LETTER: Real hardship of path closure

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I would like to respond to Mark Haydon’s comment in the County Times article - ‘Neighbourhood at war... over a footpath that has been fenced off’ - in which he states ‘the neighbourhood was a high crime area where there had been a number of break-ins - which had stopped since the path had been fenced off’.

The neighbourhood is actually a low crime area. The latest official crime statistics for the area rank us 4 out of 12 for crime where 12 IS THE WORST.

In the seven months from January 2016 when the path was blocked until July 2016 (the latest month for which figures are known) there have been nine burglaries within a quarter mile radius of RH12 4EW. In the seven months prior to January 2016 there were five burglaries. The blockage has coincided with an INCREASE in burglaries of nearly 30 per cent.

If our neighbourhood was indeed a high crime area why would one of the blockers have extended their property? They clearly feel comfortable in the area otherwise they would have moved.

Mark also states that the path was never a right of way and is private property.

The end of Coney Croft over which the path runs is not part of the public highway. It was left over from when the developer completed the last houses. The developer has long since gone.

The land is unregistered and not owned by any of the persons who blocked the right of way. They only have an easement over it to access their garages.

The path has been in existence and use prior to any of the houses in Coney Croft being built. It has been in constant use for over 40 years. One of our neighbours in Bostock Avenue remembers using it 60 years ago as a child.

Even if the land were to be private and the owner still alive and trading it is possible under the Wildlife and Countryside Act 1981 to establish the path as an official right of way by submitting evidence of constant use over the preceding 20 years. This we have done.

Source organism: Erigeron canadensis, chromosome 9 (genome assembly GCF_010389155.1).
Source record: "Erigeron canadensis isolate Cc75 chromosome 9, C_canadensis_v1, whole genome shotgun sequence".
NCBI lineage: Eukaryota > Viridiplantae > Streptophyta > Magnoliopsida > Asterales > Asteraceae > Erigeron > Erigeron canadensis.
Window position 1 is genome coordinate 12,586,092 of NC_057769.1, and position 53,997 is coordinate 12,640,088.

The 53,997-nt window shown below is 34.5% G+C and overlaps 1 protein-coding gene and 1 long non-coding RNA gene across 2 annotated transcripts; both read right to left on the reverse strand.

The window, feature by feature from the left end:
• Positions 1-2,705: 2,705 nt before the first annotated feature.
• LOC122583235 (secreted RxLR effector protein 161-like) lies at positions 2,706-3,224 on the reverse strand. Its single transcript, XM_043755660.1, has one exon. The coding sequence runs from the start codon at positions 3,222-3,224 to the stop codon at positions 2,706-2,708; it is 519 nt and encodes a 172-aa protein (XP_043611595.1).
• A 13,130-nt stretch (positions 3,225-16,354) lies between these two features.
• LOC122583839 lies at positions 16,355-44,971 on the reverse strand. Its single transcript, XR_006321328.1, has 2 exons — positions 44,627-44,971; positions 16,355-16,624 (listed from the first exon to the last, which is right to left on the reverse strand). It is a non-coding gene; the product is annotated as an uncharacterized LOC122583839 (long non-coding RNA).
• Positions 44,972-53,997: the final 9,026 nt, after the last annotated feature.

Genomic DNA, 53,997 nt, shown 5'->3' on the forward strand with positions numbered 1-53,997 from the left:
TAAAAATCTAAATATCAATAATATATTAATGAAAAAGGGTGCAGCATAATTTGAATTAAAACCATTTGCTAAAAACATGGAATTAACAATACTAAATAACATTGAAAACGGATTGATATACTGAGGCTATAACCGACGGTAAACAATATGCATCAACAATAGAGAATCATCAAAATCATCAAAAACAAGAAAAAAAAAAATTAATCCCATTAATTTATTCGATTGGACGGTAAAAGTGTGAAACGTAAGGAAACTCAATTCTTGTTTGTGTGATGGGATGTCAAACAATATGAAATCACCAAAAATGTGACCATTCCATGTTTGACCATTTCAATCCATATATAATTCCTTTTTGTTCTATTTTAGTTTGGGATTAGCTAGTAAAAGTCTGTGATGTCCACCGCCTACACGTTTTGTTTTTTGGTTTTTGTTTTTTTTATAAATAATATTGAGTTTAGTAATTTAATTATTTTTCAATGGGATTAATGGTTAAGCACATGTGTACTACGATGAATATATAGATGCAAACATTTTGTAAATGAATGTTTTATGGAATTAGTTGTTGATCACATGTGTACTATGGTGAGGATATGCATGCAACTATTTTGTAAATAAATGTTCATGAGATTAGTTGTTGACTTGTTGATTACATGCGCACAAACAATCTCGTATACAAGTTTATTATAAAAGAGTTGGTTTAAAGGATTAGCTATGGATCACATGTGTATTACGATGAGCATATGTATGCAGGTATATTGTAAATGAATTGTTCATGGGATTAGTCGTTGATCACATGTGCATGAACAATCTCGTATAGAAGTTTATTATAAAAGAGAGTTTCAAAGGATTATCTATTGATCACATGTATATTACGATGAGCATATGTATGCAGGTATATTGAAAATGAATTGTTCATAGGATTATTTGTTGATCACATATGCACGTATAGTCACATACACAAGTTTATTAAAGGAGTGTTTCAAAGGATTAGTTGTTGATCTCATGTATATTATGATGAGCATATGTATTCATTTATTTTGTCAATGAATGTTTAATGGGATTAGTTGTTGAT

In fact of all the conributors who submitted evidence supporting our claim the vast majority have lived here for over 20 years. By contrast those who blocked the path are relative newcomers most having moved into Coney Croft during the last five years.

Everyone who lives in Coney Croft knew that path existed before moving here. For some of us it was a positive thing. I don’t understand why, if you don’t like a feature of the locality, you would move here. It’s like moving next to an airport and then trying to shut it down because it’s too noisy.

We really are perplexed as to what their true motives are for blocking this path. It is obviously not because of the crime rate as evidenced by the official figures. It does however present a real hardship for those who are elderly and infirm and who have been using the path for so long. Having it blocked without any consultation or notice is disgraceful.

We all thought it a temporary thing while a household completed their building work and we were sympathetic to that. It was only when I queried it was I told that it was to be a permanent feature and we should just walk further.

It’s easy to say when you are young and fit. Not so easy to do if you are 85 and arthritic or if you suffer from cancer and can only walk a few hundred yards.

Unfortunately, it looks like we will just have to grin and bear it for now. I hope those responsible can appreciate that every day the path is blocked causes real pain and inconvenience to their neighbours.

We look forward to examining their true reasons for unfairly inflicting this on us at the inevitable public inquiry.

David Pilbeam

Coney Croft, Horsham

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